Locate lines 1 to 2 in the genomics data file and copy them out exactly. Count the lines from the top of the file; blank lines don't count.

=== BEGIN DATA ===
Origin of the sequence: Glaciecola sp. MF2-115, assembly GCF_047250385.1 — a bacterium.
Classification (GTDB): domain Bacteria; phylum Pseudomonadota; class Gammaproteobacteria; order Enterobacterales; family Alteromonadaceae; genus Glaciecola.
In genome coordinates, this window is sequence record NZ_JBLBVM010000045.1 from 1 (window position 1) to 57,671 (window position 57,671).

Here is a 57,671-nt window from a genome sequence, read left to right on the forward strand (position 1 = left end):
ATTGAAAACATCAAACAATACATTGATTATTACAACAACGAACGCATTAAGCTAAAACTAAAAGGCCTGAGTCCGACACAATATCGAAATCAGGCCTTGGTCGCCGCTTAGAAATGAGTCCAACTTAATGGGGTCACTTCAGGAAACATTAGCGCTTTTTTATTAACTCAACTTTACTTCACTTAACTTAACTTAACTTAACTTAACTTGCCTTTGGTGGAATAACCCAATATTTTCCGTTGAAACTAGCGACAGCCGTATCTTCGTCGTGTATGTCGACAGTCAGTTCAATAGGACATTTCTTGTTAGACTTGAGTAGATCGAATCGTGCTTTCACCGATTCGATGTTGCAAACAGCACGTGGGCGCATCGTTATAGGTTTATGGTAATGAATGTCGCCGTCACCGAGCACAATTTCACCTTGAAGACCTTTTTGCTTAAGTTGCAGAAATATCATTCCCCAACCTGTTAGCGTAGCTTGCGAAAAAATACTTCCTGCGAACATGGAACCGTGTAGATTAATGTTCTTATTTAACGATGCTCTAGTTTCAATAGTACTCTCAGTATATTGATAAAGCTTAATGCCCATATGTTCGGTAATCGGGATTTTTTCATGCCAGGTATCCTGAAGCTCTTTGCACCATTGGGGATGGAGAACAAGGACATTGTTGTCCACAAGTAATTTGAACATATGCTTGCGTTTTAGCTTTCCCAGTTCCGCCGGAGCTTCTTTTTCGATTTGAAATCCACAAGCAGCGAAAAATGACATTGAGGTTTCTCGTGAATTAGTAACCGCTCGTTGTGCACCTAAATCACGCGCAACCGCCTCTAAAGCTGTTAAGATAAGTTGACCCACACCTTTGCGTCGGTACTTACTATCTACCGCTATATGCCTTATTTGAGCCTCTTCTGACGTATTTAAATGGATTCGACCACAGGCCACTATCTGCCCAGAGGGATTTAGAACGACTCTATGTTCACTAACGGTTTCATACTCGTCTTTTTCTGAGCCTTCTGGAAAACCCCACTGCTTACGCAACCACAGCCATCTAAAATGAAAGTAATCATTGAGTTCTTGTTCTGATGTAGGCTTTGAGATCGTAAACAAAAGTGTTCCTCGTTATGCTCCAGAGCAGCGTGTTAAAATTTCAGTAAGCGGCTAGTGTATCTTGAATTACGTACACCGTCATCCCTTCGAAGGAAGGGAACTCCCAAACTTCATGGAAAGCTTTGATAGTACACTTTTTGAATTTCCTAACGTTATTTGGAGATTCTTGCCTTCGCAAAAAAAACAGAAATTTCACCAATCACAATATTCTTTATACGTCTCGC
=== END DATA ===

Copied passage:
Origin of the sequence: Glaciecola sp. MF2-115, assembly GCF_047250385.1 — a bacterium.
Classification (GTDB): domain Bacteria; phylum Pseudomonadota; class Gammaproteobacteria; order Enterobacterales; family Alteromonadaceae; genus Glaciecola.